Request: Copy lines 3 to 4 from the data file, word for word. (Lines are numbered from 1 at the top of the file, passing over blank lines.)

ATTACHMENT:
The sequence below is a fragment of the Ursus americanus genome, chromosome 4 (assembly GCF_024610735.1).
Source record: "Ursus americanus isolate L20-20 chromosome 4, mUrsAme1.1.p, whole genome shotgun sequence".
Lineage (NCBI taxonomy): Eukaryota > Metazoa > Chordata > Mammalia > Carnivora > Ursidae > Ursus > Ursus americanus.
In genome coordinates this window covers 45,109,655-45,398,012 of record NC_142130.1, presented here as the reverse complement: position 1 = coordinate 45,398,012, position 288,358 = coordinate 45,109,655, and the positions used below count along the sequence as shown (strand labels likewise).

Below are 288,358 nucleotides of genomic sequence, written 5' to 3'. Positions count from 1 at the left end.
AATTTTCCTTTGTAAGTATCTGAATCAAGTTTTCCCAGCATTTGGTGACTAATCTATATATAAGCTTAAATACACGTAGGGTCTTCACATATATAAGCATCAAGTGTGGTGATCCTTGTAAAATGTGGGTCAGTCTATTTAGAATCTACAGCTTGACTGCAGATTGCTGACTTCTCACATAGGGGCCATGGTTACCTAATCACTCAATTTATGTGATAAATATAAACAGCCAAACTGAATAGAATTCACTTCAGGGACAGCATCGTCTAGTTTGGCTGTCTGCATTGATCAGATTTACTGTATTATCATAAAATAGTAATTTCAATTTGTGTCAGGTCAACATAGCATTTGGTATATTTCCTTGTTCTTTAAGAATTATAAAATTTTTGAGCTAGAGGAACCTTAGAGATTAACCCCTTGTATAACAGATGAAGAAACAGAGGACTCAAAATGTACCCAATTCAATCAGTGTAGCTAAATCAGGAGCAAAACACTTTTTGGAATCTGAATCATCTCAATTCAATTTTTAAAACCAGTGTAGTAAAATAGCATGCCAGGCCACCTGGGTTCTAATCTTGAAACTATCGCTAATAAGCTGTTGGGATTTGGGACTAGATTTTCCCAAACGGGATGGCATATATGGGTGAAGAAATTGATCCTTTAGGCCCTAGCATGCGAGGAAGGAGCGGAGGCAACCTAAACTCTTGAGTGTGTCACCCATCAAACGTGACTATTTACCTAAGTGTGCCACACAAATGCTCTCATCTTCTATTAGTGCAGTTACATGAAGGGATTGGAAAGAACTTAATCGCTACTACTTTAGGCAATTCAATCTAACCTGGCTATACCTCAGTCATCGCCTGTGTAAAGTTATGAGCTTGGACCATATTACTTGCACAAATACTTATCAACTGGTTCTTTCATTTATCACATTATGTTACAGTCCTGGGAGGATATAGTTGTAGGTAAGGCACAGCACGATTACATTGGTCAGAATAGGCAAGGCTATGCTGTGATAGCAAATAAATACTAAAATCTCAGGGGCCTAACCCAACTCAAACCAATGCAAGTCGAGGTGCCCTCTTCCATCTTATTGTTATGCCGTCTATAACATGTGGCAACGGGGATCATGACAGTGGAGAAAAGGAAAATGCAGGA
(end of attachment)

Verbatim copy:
Lineage (NCBI taxonomy): Eukaryota > Metazoa > Chordata > Mammalia > Carnivora > Ursidae > Ursus > Ursus americanus.
In genome coordinates this window covers 45,109,655-45,398,012 of record NC_142130.1, presented here as the reverse complement: position 1 = coordinate 45,398,012, position 288,358 = coordinate 45,109,655, and the positions used below count along the sequence as shown (strand labels likewise).